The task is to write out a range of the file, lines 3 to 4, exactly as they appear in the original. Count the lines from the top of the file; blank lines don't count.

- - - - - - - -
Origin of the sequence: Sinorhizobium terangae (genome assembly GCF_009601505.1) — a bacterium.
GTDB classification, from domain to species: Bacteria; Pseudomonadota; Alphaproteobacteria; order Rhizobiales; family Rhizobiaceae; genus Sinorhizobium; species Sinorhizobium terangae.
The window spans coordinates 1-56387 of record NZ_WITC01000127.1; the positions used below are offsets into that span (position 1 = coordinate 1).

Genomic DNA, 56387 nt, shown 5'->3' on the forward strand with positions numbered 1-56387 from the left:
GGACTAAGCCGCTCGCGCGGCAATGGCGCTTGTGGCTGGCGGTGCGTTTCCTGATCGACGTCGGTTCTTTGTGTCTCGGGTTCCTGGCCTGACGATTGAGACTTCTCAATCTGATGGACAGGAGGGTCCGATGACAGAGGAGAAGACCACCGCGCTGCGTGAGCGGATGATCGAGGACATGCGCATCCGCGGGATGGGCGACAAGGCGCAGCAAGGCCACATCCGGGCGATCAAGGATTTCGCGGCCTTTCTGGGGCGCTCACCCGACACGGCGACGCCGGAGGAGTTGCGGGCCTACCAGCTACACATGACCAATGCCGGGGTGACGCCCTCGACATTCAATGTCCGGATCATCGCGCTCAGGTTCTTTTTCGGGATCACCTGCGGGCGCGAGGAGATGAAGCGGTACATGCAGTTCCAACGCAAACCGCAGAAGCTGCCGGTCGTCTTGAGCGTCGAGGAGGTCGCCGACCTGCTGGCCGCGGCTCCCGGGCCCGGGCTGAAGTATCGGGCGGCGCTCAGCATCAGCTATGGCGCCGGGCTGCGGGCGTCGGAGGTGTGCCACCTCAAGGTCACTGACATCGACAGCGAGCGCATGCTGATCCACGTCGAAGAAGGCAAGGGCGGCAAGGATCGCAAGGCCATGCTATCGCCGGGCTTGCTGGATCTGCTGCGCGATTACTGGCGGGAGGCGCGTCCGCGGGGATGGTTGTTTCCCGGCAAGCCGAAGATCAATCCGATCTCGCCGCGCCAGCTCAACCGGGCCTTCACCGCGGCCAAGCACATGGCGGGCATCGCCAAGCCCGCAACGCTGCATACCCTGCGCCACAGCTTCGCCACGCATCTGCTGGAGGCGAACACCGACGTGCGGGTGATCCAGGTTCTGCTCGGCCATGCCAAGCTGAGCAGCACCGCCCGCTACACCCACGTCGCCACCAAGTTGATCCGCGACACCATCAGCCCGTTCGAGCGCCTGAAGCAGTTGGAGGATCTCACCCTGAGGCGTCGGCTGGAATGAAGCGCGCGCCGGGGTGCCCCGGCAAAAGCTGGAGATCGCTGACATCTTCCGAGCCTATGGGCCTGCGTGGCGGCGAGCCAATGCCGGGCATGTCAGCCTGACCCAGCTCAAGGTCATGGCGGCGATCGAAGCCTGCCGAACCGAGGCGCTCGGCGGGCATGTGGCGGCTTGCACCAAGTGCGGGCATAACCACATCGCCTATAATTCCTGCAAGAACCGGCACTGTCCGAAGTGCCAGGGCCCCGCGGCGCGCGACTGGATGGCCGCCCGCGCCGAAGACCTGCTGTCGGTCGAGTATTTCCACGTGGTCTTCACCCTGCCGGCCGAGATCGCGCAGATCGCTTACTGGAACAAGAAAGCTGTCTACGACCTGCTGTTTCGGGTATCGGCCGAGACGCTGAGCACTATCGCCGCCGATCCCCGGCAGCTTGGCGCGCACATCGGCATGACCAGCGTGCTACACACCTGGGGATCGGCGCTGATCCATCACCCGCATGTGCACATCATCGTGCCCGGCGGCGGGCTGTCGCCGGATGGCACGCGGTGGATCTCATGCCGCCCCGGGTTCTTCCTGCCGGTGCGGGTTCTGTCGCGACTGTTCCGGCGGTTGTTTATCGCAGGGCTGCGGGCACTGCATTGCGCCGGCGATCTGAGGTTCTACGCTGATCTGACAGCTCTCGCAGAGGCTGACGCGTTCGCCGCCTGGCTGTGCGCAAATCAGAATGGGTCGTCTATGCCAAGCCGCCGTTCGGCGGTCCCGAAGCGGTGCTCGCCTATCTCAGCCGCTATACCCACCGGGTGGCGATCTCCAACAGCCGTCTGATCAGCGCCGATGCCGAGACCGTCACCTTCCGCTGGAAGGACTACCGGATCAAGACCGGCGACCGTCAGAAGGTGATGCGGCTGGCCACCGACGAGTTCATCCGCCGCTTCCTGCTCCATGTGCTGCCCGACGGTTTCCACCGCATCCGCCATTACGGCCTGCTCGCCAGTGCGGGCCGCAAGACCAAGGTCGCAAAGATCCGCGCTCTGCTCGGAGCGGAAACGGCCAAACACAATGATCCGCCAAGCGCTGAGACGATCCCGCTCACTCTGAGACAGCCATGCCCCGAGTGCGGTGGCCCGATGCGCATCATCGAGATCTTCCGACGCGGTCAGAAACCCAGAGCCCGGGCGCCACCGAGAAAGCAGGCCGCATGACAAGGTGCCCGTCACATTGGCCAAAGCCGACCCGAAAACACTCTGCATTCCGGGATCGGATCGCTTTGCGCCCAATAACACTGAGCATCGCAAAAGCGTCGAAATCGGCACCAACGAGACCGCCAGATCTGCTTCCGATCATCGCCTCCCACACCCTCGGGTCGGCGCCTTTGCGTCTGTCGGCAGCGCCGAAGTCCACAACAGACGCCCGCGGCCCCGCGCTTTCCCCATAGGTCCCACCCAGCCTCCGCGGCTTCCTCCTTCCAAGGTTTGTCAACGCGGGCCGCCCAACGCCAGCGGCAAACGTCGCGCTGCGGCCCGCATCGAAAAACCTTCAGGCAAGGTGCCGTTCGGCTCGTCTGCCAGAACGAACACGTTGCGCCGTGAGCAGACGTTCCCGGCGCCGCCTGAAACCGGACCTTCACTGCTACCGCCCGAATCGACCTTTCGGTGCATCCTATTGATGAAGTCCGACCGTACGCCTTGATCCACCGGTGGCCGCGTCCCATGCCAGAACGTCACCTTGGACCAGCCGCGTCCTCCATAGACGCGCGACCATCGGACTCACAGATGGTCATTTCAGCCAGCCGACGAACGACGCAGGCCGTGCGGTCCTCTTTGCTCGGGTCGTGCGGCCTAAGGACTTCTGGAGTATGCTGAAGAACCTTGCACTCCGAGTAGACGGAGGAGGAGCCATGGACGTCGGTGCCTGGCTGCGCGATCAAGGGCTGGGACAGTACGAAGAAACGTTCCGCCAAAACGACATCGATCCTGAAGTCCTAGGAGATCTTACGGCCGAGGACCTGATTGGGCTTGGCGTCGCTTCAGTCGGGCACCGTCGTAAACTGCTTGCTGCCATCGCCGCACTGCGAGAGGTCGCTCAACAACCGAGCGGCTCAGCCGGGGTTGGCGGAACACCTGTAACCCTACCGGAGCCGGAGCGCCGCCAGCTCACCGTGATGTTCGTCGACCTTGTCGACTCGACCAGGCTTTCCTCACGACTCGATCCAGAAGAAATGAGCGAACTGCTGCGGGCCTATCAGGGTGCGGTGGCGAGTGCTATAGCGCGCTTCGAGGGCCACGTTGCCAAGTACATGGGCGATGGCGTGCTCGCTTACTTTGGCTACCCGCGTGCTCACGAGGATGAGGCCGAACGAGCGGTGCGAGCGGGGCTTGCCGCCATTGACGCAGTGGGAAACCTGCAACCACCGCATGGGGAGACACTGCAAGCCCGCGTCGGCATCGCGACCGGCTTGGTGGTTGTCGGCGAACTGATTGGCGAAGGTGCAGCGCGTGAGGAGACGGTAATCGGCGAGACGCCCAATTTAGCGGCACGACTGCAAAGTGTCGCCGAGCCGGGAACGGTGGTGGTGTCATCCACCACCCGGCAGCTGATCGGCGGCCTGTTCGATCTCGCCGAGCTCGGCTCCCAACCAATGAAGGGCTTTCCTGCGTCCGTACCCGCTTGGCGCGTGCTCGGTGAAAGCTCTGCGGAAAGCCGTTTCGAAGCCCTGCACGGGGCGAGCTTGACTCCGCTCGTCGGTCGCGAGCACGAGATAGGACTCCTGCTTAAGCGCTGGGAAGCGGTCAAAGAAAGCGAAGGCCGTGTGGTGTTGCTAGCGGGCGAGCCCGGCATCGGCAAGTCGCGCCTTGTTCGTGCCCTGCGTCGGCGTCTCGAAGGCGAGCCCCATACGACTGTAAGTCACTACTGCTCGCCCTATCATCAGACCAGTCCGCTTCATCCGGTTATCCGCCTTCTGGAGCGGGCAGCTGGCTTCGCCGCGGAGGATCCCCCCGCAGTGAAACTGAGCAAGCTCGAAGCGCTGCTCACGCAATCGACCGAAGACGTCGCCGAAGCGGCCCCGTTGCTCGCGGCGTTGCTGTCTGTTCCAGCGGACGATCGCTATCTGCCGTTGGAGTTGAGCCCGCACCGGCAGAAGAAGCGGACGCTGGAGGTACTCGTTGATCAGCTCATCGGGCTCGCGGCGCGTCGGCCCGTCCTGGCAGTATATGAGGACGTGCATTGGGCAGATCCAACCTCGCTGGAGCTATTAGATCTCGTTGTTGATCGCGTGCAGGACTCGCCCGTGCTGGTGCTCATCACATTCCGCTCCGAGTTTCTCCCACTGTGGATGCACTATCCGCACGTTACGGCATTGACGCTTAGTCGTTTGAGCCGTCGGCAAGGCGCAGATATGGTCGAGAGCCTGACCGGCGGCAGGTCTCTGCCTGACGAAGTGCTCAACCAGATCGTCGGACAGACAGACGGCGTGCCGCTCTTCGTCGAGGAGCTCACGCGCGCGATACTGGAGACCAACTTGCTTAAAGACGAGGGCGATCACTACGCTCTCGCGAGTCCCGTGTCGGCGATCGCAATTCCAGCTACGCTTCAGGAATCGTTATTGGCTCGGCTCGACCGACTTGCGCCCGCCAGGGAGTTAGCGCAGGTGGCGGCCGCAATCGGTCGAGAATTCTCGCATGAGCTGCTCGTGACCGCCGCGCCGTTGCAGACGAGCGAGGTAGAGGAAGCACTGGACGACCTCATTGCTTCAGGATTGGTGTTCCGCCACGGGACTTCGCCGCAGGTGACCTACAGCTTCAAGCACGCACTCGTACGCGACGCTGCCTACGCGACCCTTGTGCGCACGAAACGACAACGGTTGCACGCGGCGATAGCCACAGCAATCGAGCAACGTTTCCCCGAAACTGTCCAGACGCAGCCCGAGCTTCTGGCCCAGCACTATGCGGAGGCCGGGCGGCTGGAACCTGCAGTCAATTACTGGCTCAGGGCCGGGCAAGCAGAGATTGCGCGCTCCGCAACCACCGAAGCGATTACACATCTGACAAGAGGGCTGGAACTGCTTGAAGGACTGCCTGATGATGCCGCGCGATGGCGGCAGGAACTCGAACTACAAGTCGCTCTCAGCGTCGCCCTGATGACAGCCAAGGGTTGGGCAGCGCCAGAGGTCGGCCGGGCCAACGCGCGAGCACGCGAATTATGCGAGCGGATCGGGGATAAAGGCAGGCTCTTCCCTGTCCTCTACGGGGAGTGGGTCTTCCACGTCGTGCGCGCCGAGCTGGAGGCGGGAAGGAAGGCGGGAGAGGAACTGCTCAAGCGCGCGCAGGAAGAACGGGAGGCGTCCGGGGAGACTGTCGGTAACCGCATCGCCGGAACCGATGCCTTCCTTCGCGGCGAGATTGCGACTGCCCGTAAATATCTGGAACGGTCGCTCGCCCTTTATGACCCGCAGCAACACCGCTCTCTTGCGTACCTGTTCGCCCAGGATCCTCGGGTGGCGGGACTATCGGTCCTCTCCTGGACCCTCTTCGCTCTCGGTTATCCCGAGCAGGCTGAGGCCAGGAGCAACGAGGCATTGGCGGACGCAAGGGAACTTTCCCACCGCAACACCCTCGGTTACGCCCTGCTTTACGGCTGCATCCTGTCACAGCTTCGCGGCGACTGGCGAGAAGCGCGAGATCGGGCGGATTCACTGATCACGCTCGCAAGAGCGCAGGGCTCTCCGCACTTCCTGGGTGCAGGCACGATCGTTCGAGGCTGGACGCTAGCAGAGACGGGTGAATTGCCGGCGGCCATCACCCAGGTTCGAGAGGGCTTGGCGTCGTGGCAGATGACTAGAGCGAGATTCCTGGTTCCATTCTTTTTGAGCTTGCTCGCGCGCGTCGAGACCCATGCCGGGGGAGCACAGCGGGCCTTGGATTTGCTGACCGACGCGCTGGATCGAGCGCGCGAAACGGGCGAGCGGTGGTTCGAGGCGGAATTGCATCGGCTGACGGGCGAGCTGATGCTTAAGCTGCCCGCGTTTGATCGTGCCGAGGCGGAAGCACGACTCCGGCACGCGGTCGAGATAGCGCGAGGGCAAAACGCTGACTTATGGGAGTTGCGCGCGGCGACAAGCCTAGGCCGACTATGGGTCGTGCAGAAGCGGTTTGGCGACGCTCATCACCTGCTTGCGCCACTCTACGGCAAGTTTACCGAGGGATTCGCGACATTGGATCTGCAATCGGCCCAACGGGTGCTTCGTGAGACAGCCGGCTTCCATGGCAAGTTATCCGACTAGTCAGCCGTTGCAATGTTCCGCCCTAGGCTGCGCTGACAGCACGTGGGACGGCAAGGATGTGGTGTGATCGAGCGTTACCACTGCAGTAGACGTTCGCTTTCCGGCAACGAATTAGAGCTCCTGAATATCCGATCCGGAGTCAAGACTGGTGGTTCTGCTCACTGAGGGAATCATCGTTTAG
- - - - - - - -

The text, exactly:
The window spans coordinates 1-56387 of record NZ_WITC01000127.1; the positions used below are offsets into that span (position 1 = coordinate 1).

Genomic DNA, 56387 nt, shown 5'->3' on the forward strand with positions numbered 1-56387 from the left: